What is in this article?:
- Improving Compressed Air System Efficiency: Part 2
- Demand control
How demand-side management, general storage considerations, and point-of-use logic can help you to properly design a compressed air system.
The conventional approach toward the development of a new compressed air system is filled with guesswork and usually involves little effort. The users simply guess what capacity they need and then add a little more.
To do the job properly, it is critical to develop an agenda with priorities that you wish to apply to the design and can live with comfortably. However, keep in mind that what is important to production people may not be important to maintenance people. These interactive issues should be considered by all parties involved:
• operating cost of the system, (Remember, it will cost more to operate the system in the first year than what it cost to buy and install it.)
• accuracy and repeatability of the system, which will produce the desired end results,
• maintainability of the system for day-to-day operation,
• minimizing the risk of interruption to the system, and
• capital cost of the project.
Point of use
The point of use is the logical place to begin developing a profile of the standards that will be used in the design. As demand volume is a function of supply pressure, it is important to control the pressure at the point where the air is used.
The differential established between the highest pressure at which air is removed from the system and the lowest supply pressure is called general storage, or stored energy in the overhead piping system and receiver. Properly maintained, general storage prevents one air user from interfering with another.
An important criterion for the design of the point-of-use standards is the differential of the installed components. All components have a resistance to flow — this resistance is called pressure drop, or ∆P. Pressure drop can be inconsequential or devastating to a system, often depending upon the original equipment suppliers. Pressure drop cannot be ignored, because a corresponding amount of supply energy will have to compensate for it.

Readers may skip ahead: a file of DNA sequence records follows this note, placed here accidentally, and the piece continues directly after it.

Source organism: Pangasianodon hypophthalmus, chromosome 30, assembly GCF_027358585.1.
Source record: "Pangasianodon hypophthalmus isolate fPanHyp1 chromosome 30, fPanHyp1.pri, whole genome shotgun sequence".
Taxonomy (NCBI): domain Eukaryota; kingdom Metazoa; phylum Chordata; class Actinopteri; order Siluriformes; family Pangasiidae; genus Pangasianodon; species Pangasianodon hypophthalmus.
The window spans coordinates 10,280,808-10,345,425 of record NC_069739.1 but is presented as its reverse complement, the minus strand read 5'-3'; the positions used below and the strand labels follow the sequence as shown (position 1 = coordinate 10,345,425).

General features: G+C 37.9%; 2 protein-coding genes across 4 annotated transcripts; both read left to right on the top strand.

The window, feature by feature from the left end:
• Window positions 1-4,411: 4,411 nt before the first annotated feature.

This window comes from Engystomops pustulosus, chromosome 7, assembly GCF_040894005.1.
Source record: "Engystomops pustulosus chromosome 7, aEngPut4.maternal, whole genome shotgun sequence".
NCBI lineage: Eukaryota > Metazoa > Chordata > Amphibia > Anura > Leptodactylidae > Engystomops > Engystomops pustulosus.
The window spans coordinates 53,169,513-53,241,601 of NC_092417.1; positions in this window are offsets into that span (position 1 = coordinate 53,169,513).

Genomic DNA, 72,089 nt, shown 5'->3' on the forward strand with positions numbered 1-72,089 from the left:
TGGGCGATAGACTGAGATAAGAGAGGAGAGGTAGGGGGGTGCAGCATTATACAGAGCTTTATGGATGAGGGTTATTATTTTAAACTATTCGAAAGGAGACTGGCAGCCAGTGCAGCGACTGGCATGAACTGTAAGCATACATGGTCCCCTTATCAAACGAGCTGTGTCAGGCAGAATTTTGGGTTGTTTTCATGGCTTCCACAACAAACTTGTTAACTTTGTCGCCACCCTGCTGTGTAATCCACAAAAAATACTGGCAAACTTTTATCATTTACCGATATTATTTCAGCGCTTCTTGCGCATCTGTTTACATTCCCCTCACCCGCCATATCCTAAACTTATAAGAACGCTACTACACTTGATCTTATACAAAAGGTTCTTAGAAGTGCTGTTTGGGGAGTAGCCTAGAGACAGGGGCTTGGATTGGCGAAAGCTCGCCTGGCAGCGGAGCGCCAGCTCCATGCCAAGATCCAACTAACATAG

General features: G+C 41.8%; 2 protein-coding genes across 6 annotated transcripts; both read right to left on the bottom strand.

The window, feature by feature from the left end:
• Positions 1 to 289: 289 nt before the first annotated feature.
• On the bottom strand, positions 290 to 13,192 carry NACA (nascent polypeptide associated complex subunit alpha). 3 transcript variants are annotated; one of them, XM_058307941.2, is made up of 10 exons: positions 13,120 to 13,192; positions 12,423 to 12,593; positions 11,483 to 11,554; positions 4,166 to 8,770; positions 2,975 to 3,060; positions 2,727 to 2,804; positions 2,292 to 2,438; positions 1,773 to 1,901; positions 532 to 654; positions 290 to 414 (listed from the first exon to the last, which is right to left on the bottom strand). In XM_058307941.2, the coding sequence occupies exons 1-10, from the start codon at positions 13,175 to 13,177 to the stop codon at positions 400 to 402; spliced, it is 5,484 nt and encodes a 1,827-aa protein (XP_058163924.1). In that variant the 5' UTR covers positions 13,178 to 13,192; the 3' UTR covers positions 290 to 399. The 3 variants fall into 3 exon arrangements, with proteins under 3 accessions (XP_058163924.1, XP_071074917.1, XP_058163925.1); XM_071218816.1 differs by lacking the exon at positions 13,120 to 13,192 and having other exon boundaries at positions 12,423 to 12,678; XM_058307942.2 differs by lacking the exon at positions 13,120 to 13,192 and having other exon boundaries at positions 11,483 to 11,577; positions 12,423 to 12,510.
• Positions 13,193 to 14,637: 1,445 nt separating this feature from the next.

Unlike electricity, where installation components can be matched to the amperage and voltage of the user, little thought is usually given to the proper selection of compressed air point-of-use components. Hose, fittings, disconnects, filters, and regulators are all rather standard fare for the user. Lubricators, check valves, dedicated storage, and metering valves may also be required.
Selection criteria should be based on the differential pressure generated at the highest flow and lowest supply pressure. Selection should be made one component at a time backwards from the article pressure, which is the pressure required at the inlet to the pneumatic device. A maximum allowable differential should be established for application between the lowest initial pressure, P4, and the highest article pressure in the system, P5.
Often, these components such as miniaturized or interlock filters, regulators, and lubricators are selected based on ease of installation. Hose, tube, and fittings are too often chosen for ergonomic, spatial, or appearance issues. If the consequences of differential are not considered, the system may have to operate at a much higher pressure to compensate. The financial consequences of uninformed installation decisions could result in a six-figure utility operating penalty.